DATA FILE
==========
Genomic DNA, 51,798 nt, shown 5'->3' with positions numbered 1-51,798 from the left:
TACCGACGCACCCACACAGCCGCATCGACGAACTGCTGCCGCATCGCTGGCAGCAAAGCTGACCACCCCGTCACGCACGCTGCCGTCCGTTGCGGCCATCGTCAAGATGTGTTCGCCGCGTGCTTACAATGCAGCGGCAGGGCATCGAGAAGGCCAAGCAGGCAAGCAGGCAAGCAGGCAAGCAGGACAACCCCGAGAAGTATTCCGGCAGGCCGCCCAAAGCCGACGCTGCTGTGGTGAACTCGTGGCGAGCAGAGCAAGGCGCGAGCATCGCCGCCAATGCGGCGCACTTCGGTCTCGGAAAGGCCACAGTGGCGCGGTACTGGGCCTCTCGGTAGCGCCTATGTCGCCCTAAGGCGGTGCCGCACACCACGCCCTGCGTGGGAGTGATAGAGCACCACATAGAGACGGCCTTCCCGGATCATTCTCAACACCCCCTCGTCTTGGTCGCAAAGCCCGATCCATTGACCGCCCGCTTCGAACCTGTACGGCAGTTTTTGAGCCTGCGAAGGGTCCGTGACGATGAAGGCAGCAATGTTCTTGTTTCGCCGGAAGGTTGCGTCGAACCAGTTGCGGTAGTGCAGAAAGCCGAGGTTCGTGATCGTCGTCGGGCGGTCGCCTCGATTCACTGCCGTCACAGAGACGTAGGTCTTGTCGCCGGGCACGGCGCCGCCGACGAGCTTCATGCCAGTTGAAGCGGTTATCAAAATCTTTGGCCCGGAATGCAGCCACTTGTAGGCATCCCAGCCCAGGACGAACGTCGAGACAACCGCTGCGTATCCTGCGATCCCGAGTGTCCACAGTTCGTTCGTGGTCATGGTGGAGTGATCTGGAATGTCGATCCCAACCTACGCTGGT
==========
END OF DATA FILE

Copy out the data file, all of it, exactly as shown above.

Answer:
Genomic DNA, 51,798 nt, shown 5'->3' with positions numbered 1-51,798 from the left:
TACCGACGCACCCACACAGCCGCATCGACGAACTGCTGCCGCATCGCTGGCAGCAAAGCTGACCACCCCGTCACGCACGCTGCCGTCCGTTGCGGCCATCGTCAAGATGTGTTCGCCGCGTGCTTACAATGCAGCGGCAGGGCATCGAGAAGGCCAAGCAGGCAAGCAGGCAAGCAGGCAAGCAGGACAACCCCGAGAAGTATTCCGGCAGGCCGCCCAAAGCCGACGCTGCTGTGGTGAACTCGTGGCGAGCAGAGCAAGGCGCGAGCATCGCCGCCAATGCGGCGCACTTCGGTCTCGGAAAGGCCACAGTGGCGCGGTACTGGGCCTCTCGGTAGCGCCTATGTCGCCCTAAGGCGGTGCCGCACACCACGCCCTGCGTGGGAGTGATAGAGCACCACATAGAGACGGCCTTCCCGGATCATTCTCAACACCCCCTCGTCTTGGTCGCAAAGCCCGATCCATTGACCGCCCGCTTCGAACCTGTACGGCAGTTTTTGAGCCTGCGAAGGGTCCGTGACGATGAAGGCAGCAATGTTCTTGTTTCGCCGGAAGGTTGCGTCGAACCAGTTGCGGTAGTGCAGAAAGCCGAGGTTCGTGATCGTCGTCGGGCGGTCGCCTCGATTCACTGCCGTCACAGAGACGTAGGTCTTGTCGCCGGGCACGGCGCCGCCGACGAGCTTCATGCCAGTTGAAGCGGTTATCAAAATCTTTGGCCCGGAATGCAGCCACTTGTAGGCATCCCAGCCCAGGACGAACGTCGAGACAACCGCTGCGTATCCTGCGATCCCGAGTGTCCACAGTTCGTTCGTGGTCATGGTGGAGTGATCTGGAATGTCGATCCCAACCTACGCTGGT